by Elise Harris
Among the 17 new cardinals named by Pope Francis on Oct. 9 are three Americans. Archbishop Blase J. Cupich of Chicago, left, Bishop Kevin J. Farrell, prefect of the new Vatican office for laity, family and life, formerly of Dallas, and Archbishop Joseph W. Tobin of Indianapolis. (CNS photos)
Vatican City, Oct 9, 2016 / (CNA/EWTN News).- On Sunday Pope Francis announced that he will hold a consistory of cardinals on the Nov. 19 vigil of the close of the Jubilee of Mercy, during which he will elevate 17 new cardinals – including three Americans.
“Dear brothers and sisters I am happy to announce that Saturday, Nov. 19 at the vigil for the closing of the Holy Door of mercy, a consistory will take place for the nomination of 13 cardinals from 5 continents,” the Pope said Oct. 9.
“The fact that they come from 11 nations expresses the universality of the Church, which announces and bears witness to the good news of the mercy of God in every corner of the earth.”
Opened Dec. 8, 2015 – the Solemnity of the Immaculate Conception – the Jubilee is set to close Nov. 20, with the Solemnity of Our Lord Jesus Christ, King of the Universe.
Among the 17 new cardinal-elects are three Americans: Archbishop Blase Cupich of Chicago, Archbishop Joseph Tobin of Indianapolis and Bishop Kevin Farrell, prefect of the new Congregation for Laity, Family and Life.
Others of voting age include: Archbishop Mario Zenari, who is and will remain apostolic nuncio to the “beloved and martyred” Syria; Archbishop Dieudonné Nzapalainga of Bangui; Archbishop Carlos Osoro Sierra of Madrid; Archbishop Sergio da Rocha of Brazil; Archbishop Patrick D'Rozario of Dakha, Bangladesh; Archbishop Baltazar Enrique Porras Cardozo of Merida, Venezuela; Archbishop Joseph de Kesel of Malines Brussels; Bishop Maurice Piat of Port-Louis, Mauritius Island; Archbishop Carlos Aguiar Retes of Tlalnepantla, Mexico and Archbishop John Ribat of Port Moresby, Papua New Guinea.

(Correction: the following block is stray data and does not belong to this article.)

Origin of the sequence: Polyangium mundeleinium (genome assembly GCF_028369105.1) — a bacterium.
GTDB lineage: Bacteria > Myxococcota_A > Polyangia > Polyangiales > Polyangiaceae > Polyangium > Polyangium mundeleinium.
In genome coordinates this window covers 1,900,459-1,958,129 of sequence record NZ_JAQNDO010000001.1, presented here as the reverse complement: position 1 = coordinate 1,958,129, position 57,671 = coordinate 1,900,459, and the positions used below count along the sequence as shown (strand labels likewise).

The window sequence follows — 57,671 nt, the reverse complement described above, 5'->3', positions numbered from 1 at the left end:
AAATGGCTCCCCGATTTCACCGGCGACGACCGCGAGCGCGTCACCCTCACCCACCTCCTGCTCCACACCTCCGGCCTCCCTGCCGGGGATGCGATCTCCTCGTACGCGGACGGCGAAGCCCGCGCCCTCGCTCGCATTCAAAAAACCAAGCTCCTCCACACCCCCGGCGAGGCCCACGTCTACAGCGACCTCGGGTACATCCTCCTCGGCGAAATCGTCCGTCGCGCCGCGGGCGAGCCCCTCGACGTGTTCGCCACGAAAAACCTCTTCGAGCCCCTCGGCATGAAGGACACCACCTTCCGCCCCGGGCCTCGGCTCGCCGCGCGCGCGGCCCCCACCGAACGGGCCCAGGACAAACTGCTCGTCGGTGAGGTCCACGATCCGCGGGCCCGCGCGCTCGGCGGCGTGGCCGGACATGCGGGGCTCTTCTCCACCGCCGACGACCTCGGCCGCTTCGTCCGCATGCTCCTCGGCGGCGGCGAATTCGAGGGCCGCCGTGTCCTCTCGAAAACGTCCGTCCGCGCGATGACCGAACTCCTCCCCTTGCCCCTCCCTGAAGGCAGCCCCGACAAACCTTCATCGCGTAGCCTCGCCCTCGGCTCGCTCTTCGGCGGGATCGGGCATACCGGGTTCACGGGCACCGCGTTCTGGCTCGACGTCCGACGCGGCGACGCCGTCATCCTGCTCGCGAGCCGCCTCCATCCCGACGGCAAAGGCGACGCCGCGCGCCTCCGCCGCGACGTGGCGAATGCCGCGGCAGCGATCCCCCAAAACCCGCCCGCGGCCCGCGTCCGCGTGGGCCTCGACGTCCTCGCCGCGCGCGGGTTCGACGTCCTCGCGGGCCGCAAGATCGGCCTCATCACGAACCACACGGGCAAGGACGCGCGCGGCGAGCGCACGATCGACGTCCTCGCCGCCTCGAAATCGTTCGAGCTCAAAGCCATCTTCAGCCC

In addition to the 13 new electoral cardinals, Francis has nominated four others who are of non-voting age due to their notable service to the Church: Anthony Soter Fernandez, Archbishop Emeritus of Kuala Lumpur, Malaysia; Renato Corti, Archbishop Emeritus of Novara and Sebastian Koto Khoarai, O.M.I, Bishop Emeritus of Mohale’s Hoek, Lesotho.
Additionally, he nominated Fr Ernest Simoni, an Albanian priest from the diocese of Shkodra, whose testimony of the persecution of the Albanian Church under the communist regime the Pope cried at during his 2014 daytrip to the country.
The consistory will be the third of Pope Francis’ pontificate, the most recent of which took place last year on Valentines Days.
Francis has, as in previous years, stuck close to his vision of having a broader, more universal representation of the Church in the College of Cardinals, elevating many bishops who come from small countries or islands that have never before had a cardinal, as well as from countries which present particular challenges in terms of pastoral outreach, such as those stricken with violence or persecution.
Out of the Pope's new nominations, seven come from countries that have previously never had a cardinal, including: the Central African Republic, Bangladesh, Mauritius Island, Papua New Guinea, Malaysia, Lesotho and Albania.
With the 17 new cardinal-elects included, the number of voting cardinals comes to 121, and the number of non-voters to 107, for a grand total of 228.